Hockey Canada officials face MPs about sexual assault payouts


Hockey Canada’s board chair and her predecessor have been summoned to appear before the Commons Canadian Heritage committee Tuesday to face questions about multi-million dollar payouts to victims of sexual abuse.

The embattled governing body has faced a torrent of criticism for its secretive use of player registration fees and other investments to compensate sexual assault complainants.

This summer, after a number of news outlets, including CBC News, broke stories about the existence of these funds, Hockey Canada revealed it has paid out $8.9 million in settlements to 21 complainants with sexual misconduct claims since 1989.

Some of that money was funnelled through the body’s National Equity Fund, with much of it going to settlements related to Graham James, a former junior hockey coach convicted of sexually assaulting young hockey players.

Andrea Skinner, the current chairperson of the board, will face questions about the fund — amid new reporting from the Globe and Mail that there was a second, previously undisclosed fund called the Participants Legacy Trust Fund that was also used to compensate sexual assault victims and settle other lawsuits.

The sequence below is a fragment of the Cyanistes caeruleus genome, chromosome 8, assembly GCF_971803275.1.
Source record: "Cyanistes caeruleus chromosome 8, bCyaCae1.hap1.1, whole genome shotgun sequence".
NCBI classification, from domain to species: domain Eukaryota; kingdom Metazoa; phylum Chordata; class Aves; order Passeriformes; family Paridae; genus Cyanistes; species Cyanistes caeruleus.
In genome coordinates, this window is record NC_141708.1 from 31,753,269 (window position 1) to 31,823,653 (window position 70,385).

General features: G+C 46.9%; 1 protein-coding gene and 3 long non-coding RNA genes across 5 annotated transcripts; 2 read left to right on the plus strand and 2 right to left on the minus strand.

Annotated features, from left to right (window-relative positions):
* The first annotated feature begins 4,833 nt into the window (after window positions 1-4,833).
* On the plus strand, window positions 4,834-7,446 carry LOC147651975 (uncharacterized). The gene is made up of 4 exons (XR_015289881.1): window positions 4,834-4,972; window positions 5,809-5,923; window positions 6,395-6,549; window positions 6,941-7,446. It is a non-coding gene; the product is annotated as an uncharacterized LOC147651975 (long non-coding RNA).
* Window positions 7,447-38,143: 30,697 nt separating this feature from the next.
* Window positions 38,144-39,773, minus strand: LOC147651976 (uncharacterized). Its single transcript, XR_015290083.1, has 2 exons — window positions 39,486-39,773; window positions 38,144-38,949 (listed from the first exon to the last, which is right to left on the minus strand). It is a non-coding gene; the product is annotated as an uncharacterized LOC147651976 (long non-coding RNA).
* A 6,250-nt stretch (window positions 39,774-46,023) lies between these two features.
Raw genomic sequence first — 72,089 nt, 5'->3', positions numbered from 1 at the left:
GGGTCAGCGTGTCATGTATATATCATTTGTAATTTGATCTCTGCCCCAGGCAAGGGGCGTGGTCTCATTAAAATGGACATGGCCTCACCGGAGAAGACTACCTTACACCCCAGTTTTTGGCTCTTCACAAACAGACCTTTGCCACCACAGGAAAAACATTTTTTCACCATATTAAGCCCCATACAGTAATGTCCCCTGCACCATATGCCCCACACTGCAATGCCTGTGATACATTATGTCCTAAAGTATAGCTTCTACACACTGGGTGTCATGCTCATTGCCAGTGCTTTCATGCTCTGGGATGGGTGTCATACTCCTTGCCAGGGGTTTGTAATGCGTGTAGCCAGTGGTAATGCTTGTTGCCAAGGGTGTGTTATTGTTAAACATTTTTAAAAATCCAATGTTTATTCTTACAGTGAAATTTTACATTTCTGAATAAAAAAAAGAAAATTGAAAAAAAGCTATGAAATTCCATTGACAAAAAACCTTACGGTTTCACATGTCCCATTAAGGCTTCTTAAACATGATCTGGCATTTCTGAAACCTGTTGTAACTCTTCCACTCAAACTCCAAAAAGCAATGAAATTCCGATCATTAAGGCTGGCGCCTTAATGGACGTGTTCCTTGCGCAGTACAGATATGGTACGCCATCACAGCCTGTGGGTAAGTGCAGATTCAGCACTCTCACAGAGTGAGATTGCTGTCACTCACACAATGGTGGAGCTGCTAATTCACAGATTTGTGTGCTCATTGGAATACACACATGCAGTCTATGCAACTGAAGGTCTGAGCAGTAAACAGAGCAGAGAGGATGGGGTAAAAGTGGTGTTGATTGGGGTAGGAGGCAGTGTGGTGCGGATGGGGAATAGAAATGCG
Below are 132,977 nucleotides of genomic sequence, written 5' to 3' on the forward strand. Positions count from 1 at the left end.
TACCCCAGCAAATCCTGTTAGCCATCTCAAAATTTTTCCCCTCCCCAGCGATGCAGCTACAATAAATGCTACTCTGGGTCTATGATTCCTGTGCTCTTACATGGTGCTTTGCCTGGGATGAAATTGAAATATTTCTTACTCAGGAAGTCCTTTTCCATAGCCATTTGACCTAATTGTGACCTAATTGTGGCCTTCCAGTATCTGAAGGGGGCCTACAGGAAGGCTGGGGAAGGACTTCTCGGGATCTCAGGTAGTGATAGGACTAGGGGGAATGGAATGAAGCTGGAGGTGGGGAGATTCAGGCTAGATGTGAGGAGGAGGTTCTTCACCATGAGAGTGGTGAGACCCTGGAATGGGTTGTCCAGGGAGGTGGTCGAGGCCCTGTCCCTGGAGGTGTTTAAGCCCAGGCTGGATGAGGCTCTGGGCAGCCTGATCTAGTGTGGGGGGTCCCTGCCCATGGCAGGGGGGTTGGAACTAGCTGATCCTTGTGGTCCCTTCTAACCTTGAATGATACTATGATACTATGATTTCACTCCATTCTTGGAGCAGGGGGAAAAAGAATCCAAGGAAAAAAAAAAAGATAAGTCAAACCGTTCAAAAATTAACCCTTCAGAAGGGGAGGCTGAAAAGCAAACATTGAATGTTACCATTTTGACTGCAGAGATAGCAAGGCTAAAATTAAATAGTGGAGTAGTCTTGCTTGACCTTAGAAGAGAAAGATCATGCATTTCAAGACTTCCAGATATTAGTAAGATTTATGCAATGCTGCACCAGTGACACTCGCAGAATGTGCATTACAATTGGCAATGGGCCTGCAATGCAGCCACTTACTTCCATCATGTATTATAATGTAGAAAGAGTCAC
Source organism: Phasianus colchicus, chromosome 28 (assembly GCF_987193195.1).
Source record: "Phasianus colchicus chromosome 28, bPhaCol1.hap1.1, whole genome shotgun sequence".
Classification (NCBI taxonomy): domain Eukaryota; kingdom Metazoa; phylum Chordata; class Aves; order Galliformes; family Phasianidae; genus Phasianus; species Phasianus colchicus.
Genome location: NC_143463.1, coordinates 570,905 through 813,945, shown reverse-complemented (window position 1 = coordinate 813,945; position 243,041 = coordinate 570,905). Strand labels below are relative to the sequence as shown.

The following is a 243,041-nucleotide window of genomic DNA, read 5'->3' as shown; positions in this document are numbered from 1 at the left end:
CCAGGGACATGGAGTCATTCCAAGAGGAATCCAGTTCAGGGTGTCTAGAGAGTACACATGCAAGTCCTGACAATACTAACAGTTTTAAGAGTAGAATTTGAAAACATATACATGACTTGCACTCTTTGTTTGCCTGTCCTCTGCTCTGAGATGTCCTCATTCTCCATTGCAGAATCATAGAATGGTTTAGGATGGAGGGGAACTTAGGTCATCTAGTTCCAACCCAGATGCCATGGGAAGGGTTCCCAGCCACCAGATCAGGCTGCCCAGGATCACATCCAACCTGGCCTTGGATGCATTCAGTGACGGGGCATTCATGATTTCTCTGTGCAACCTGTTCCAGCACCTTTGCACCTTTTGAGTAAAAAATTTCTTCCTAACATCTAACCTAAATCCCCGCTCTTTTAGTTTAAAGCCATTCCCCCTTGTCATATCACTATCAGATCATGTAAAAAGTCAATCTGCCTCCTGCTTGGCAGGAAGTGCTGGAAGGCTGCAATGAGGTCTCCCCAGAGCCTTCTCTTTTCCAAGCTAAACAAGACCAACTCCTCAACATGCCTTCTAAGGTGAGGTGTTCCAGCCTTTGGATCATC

3rd round of testimony for Hockey Canada execs

Skinner replaced Michael Brind’Amour as the board’s chair earlier this year amid pointed questions about his handling of sexual assault in the game. Brind’Amour will also appear before MPs Tuesday.

It will be the third time Hockey Canada executives have testified before the committee since news broke of an alleged sexual assault involving players on Canada’s junior team in 2018, after a Hockey Canada gala in London, Ont., and a hushed settlement between the organization and the complainant.

A second allegation, against members of the 2003 junior team, has surfaced since.

Hockey Canada CEO Scott Smith has previously defended the actions of the governing body, saying the shadowy funds were not designed to protect the governing body’s image but rather to compensate victims. 

Prime Minister Justin Trudeau and his government have called for major changes at the governing body. Sport Minister Pascale St-Onge has said the sport suffers from a “systemic problem” of sexual violence.

Speaking to reporters before Question Period on Monday, St-Onge said Hockey Canada’s management needs to be “replaced.”

“What I’m expecting is … executive management resignations at this point,” she said.

She said the use of these funds for payouts shows “a total lack of transparency.” 

“What it shows is that sexual violence has been treated as an insurance problem at Hockey Canada instead of a systemic problem that needs to be addressed at the root of the problem,” she said.

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